Jordan pushing Arab peace plan to end Syria conflict
Amman (Reuters) – Jordan said ahead of a meeting on Friday to discuss Syria’s readmission to the Arab League it was pushing a joint Arab peace plan that could end the devastating consequences of the over decade old Syrian conflict, according to a source close to the matter.
The plan would be discussed at a meeting which Saudi Arabia will host in Jeddah attended by foreign ministers from Iraq, Jordan, Egypt and the Gulf Cooperation Council countries (GCC) to discuss launching a leading Arab role after years of failed international efforts to solve the bloody conflict, he added.
Syria was suspended from the Arab League in response to Syrian President Bashar al Assad’s brutal crackdown on peaceful protests.
The kingdom had proposed forming a joint Arab group that “would directly engage the Syrian government on a detailed plan to end the conflict”, the official who requested anonymity told Reuters.
“The detailed roadmap deals with all the key issues ..and solving the crisis so that Syria can restore its role in the region and rejoin the Arab league,” he added.
Jordan was among the first Arab state at odds with Assad over the handling of the bloody conflict and said after he regained control nearly two years ago that there was a need to break the stalemate in the conflict.
The “step-for-step” approach on ending the crisis and eventually allowing Syria to rejoin the Arab League was the basis of the Jordanian-inspired roadmap, said the official adding his country hosts 1.3 million Syrians who took refuge and was still reeling from the crisis.
The road map was crucial to “tackle the humanitarian, security and political consequences of the conflict, the senior official added.
Hundreds of thousands of people died in the war, which drew in numerous foreign powers and splintered the country.
Foreign Minister Ayman Safadi raised the peace plan with Assad when they met in Damascus in February in the first such visit by a senior Jordanian official since the Syrian conflict.
Shunned by the West, Abu Dhabi and Oman also received Assad as normalisation gathered momentum elsewhere in the region following a devastating quake that hit Turkey and Syria.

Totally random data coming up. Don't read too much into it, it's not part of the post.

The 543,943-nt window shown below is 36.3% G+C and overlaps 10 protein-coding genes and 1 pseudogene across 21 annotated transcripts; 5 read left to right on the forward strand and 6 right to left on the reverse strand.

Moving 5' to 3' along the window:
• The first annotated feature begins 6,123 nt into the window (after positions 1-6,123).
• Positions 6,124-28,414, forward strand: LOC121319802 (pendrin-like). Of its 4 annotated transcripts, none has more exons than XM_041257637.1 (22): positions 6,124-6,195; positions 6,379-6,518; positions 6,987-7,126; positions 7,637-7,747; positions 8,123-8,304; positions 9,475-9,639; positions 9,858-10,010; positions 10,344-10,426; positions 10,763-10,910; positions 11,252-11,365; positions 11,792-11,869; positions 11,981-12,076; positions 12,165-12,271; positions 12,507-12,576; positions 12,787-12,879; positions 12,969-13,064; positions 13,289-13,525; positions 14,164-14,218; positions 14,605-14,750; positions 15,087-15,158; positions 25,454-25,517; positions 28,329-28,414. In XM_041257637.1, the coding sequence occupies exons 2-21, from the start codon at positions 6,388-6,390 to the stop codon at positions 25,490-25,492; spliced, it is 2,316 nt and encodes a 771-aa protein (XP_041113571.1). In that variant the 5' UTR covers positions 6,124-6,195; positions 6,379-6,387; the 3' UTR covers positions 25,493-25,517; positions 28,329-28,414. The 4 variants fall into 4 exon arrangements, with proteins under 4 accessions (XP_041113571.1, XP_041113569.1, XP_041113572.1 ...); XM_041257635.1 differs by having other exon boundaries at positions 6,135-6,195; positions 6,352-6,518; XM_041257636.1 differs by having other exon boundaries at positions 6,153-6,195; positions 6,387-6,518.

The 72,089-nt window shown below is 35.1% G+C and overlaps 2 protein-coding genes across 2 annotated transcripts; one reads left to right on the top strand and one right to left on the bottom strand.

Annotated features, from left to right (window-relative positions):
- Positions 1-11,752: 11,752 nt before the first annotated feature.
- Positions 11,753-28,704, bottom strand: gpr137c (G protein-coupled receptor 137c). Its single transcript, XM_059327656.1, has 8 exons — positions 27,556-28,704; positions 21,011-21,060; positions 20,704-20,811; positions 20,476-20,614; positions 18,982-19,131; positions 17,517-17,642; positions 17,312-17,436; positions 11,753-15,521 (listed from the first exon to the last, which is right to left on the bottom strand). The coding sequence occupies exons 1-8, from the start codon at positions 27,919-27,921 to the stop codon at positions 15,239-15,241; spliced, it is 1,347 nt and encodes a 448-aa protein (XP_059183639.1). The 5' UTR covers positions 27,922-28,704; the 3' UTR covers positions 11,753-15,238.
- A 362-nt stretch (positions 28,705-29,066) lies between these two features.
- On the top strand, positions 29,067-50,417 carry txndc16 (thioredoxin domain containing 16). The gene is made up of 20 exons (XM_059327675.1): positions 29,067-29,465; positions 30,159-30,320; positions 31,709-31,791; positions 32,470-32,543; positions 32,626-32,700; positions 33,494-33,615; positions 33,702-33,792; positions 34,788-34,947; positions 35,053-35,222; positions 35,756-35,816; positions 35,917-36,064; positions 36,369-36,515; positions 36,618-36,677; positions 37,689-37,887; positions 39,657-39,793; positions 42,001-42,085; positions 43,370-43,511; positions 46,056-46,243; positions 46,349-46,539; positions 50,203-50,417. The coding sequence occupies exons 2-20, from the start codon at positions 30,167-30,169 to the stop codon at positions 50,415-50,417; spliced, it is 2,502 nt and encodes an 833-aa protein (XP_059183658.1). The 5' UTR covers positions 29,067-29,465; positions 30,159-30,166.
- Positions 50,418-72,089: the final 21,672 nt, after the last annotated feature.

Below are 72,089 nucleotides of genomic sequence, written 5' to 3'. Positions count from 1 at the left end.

Saudi Arabia, which has long resisted normalization with Assad, said after a rapprochement with Iran, Syria’s key regional ally, a new approach was needed with Damascus.
Riyadh invited Syrian Foreign Minister Faisal Mekdad for talks on Wednesday in a landmark visit and both countries agreed to reopen embassies soon.
Jordan shared the plan with its ally Washington and major European countries, the official said, adding that a major issue to be tackled was the return of millions of refugees who fled Syria, many of whom fear reprisals if they go back.
The official said winning the West’s support was crucial to end the crisis and to lift U.S. and European sanctions on Syria to enable a massive reconstruction of the war torn country and address its dire humanitarian needs.
The blueprint also envisages national reconciliation and that Damascus accounts for the fate of tens of thousands of missing during the conflict, many of whom are believed to have died in detention centres, according to Western rights groups.
The presence of “sectarian militias”, a reference to pro-Iranian Shi’ite militias led by Hezbollah, was a major concern for Jordan and Arab states, the official added. Syria would also need to take steps to stamp out a multi-billion dollar drug trafficking trade to Jordan and the Gulf from it’s southern borders that both Amman and Riyadh say pro-Iranian militias are behind. Syria denies any involvement.
“We want this crisis to end, restoring security and stability to Syria is essential for regional security,” the senior official said.